With persistent above-target inflation and falling real wages the Great Recession has challenged classical economic theory. It has also posed serious difficulties for investors looking to preserve their capital without taking on excessive downside risk.
Since the onset of the crisis a sluggish economy and volatile markets have combined to cast a long shadow over investment portfolios. Yet despite the headwinds there have been opportunities but it has taken strong stomachs.
Over the past three years the top performing IMA sector has been North America Smaller Companies, with the average fund returning 50.49 per cent in sterling terms. Meanwhile faster growing emerging economies have struggled to keep pace leaving the IMA Global Emerging Markets sector in the bottom half of the performance table returning an average of 17.93 per cent.
Cautious investors worried about the outlook are unlikely to have been tempted to put too large a portion of their portfolio into higher risk smaller companies funds. Indeed the search for stable, above-inflation income has become a dominant theme in the marketplace over recent years.
Unfortunately with central bank purchases of developed market government debt and the consequent surge of interest in investment grade debt as a substitute, yields of so-called “safe haven” assets have been pushed downwards. This has left a limited spectrum of assets that meet the income payouts that investors require to achieve a real return on their capital.
Of those that remain equity income and high yield debt have provided some interest. Indeed these asset classes appear to have shared a similar performance trajectory with each other over the past three years.
However, headline figures may well be deceiving as they differ significantly in the investment profile they offer.
“High yield bonds are more akin to equity-type risk than investment grade, so I can understand why people would compare them,” says Graham Toone, the head of research at AFH Independent Financial Services and Adviser Fund Index (AFI) panelist. “You would expect a bit more day-to-day volatility on the equity side, however, and with high yield debt there is always default risk to consider.”
One of the major differences between mainstream equity income products and high yield bond funds is the underlying companies in which they invest. Traditionally companies that have a long track record of dividend payments are larger, blue chip players whereas by definition companies issuing higher yielding bonds tend to be higher risk propositions.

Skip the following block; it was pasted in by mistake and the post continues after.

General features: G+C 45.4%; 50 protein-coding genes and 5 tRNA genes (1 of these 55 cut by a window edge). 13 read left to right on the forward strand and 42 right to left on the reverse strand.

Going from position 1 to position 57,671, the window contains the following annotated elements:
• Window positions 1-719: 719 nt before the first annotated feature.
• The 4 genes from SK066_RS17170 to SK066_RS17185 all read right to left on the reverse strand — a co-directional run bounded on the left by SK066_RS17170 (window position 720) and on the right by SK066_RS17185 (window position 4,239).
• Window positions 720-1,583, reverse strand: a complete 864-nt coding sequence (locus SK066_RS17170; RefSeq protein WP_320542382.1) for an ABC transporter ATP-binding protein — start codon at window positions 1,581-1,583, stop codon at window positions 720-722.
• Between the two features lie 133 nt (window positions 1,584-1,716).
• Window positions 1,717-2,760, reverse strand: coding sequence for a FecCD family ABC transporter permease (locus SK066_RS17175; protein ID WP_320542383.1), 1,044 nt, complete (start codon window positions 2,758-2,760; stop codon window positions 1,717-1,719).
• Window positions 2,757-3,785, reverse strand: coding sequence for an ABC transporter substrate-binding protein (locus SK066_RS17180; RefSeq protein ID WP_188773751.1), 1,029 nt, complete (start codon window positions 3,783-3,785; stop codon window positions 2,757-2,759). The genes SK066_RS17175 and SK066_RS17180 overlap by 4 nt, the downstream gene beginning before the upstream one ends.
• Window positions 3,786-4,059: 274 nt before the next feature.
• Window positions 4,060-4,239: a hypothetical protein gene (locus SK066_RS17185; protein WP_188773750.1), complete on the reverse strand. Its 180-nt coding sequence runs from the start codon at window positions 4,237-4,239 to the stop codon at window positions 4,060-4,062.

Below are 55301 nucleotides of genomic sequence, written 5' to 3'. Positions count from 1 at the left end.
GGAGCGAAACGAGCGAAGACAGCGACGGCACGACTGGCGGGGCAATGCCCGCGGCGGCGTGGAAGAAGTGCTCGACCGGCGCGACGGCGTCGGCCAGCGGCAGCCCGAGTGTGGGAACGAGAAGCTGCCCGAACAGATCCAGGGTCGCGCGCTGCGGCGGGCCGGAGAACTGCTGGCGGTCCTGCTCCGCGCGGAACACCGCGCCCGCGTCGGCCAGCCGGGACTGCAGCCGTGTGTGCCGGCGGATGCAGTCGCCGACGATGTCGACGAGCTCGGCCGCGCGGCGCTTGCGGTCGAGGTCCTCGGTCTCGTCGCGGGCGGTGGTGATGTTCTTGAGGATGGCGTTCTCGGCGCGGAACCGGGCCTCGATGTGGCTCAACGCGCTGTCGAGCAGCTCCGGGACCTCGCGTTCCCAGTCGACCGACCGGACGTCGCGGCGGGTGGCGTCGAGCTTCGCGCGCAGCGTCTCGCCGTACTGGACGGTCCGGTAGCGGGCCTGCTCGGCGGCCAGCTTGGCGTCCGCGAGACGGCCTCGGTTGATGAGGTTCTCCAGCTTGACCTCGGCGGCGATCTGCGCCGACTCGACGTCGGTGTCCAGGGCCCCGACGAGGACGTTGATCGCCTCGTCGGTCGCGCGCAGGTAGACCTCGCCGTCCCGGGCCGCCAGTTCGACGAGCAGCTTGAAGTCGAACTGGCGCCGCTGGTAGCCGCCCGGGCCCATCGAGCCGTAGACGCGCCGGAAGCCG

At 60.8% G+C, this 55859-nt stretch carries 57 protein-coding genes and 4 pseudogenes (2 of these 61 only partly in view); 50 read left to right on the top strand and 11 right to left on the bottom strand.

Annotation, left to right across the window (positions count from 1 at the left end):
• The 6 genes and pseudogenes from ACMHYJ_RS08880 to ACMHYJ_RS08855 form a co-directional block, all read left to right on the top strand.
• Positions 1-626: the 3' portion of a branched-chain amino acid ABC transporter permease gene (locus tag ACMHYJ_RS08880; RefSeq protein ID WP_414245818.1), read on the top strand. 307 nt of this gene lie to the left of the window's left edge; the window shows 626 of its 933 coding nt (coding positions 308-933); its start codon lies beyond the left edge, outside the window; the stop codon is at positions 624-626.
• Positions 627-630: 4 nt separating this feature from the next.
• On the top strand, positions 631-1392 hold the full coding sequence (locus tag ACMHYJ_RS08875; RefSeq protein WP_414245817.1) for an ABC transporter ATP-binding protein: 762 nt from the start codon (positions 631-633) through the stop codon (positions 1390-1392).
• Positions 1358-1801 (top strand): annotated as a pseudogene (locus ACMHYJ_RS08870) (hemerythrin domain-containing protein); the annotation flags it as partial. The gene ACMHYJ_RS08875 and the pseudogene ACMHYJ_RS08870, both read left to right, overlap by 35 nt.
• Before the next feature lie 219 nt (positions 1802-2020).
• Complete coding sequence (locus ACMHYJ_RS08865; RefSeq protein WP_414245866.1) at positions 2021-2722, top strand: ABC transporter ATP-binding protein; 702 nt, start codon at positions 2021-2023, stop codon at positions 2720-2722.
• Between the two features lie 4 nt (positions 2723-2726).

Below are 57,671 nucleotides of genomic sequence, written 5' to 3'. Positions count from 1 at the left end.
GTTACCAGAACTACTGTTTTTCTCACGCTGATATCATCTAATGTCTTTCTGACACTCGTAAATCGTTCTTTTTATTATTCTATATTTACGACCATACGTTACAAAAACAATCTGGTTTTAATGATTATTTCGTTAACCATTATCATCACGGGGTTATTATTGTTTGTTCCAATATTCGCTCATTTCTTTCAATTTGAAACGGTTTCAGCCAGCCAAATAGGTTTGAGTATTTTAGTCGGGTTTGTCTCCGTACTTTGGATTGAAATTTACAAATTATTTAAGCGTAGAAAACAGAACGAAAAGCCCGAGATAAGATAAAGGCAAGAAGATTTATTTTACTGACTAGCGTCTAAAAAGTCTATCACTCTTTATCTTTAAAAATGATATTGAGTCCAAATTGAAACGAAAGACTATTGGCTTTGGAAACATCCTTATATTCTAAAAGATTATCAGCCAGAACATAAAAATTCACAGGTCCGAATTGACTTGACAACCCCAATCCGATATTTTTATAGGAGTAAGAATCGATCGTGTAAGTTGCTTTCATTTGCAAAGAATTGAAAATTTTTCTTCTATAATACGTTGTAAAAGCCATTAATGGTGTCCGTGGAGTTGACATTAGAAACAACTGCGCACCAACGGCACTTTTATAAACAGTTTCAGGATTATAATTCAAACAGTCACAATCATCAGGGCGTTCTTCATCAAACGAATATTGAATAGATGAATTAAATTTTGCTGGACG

As Toone suggests, if the economic environment worsens some of these higher risk companies could be in danger of defaulting on their debt leaving investors nursing their losses. Moreover larger companies with strong balance sheets and sustainable earnings streams offer the potential to increase their dividend payouts.
“There are some equities that offer decent yields still out there. Fixed income coupons are, by definition, fixed but with equities you would expect some dividend growth,” says Graham Ashby, senior portfolio manager at Ignis Asset Management. “Corporate balance sheets for the most part are the strongest they have been for a decade and dividend cover remains good.”
There is also liquidity risk to consider. Unlike equities, high-yield debt is more difficult to trade in and out of, as trading volumes in the securities are much thinner. This means that once a position is established it can be very difficult to move out of if market sentiment turns.
Toone, however, suggests that the recent surge in interest towards the asset class has caused its own problems.
“We have become a bit concerned over the amount of money going into high yield at the moment. It’s becoming less clear whether there is sufficient value for the risk you’re taking,” he says.
While these potential pitfalls may be growing, on the other side of the debate is concentration risk of equity income portfolios. A now familiar statistic is that the five biggest players accounted for 36 per cent of UK dividend payments in the first half of the year. These include familiar names such as Cairn Energy, GlaxoSmithKline, HSBC, Royal Dutch Shell and Vodafone.
If one of these were to suffer a sharp reversal in fortunes then income funds would see a disproportionately large impact on performance relative to other UK equity products. Royal Dutch Shell, for example, has seen earnings fall on the back of lower oil and gas prices in the last quarter although it did raise its quarterly dividend by 2.4 per cent from the previous year.
Yet there is a second concentration risk to be considered. The top 10 funds in the IMA UK Equity Income sector account for some 70 per cent of total assets under management. Of this Neil Woodford’s Invesco Perpetual Income and High Income funds account for 38 per cent of the total.
Of course, there will be times when scale is a benefit but it is also clear that trading becomes a significantly more complex process with huge volumes. Picking a fund that both offers a compelling track record of performance and the security that investors are searching for may be a challenge. This will be particularly true if the UK follows the US’ example and corporate earnings disappoint.
So in terms of the equity income versus high yield debate, there are still a number of reasons to consider both as long as the risks are understood. Nevertheless, at least some of the recent performance in these asset classes reflects a broader yield grab by investors rather than improvements in fundamentals. That fact alone should give investors pause.
Yet though easy gains may now be scarce, the search for yield does not look to be over yet.